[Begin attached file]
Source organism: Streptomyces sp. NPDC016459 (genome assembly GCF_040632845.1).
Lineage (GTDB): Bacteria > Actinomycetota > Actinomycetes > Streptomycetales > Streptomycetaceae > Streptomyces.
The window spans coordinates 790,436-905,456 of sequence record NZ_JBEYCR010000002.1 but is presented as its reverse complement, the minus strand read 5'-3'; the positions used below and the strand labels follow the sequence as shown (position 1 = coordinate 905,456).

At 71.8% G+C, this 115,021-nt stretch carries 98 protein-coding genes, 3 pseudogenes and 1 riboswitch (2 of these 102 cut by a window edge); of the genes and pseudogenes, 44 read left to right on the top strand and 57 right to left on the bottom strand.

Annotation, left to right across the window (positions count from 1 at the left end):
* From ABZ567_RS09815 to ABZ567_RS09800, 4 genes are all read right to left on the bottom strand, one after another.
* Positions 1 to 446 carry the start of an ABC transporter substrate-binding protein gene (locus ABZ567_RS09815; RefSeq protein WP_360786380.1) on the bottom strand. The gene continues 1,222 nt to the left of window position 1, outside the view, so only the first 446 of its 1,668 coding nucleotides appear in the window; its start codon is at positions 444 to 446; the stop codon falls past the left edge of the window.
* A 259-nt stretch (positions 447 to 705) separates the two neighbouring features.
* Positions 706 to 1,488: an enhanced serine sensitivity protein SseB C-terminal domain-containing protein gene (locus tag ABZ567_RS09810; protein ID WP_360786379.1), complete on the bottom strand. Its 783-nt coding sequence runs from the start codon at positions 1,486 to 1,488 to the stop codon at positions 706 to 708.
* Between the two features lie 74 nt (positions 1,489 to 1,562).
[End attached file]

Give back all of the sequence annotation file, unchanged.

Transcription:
Source organism: Streptomyces sp. NPDC016459 (genome assembly GCF_040632845.1).
Lineage (GTDB): Bacteria > Actinomycetota > Actinomycetes > Streptomycetales > Streptomycetaceae > Streptomyces.
The window spans coordinates 790,436-905,456 of sequence record NZ_JBEYCR010000002.1 but is presented as its reverse complement, the minus strand read 5'-3'; the positions used below and the strand labels follow the sequence as shown (position 1 = coordinate 905,456).

At 71.8% G+C, this 115,021-nt stretch carries 98 protein-coding genes, 3 pseudogenes and 1 riboswitch (2 of these 102 cut by a window edge); of the genes and pseudogenes, 44 read left to right on the top strand and 57 right to left on the bottom strand.

Annotation, left to right across the window (positions count from 1 at the left end):
* From ABZ567_RS09815 to ABZ567_RS09800, 4 genes are all read right to left on the bottom strand, one after another.
* Positions 1 to 446 carry the start of an ABC transporter substrate-binding protein gene (locus ABZ567_RS09815; RefSeq protein WP_360786380.1) on the bottom strand. The gene continues 1,222 nt to the left of window position 1, outside the view, so only the first 446 of its 1,668 coding nucleotides appear in the window; its start codon is at positions 444 to 446; the stop codon falls past the left edge of the window.
* A 259-nt stretch (positions 447 to 705) separates the two neighbouring features.
* Positions 706 to 1,488: an enhanced serine sensitivity protein SseB C-terminal domain-containing protein gene (locus tag ABZ567_RS09810; protein ID WP_360786379.1), complete on the bottom strand. Its 783-nt coding sequence runs from the start codon at positions 1,486 to 1,488 to the stop codon at positions 706 to 708.
* Between the two features lie 74 nt (positions 1,489 to 1,562).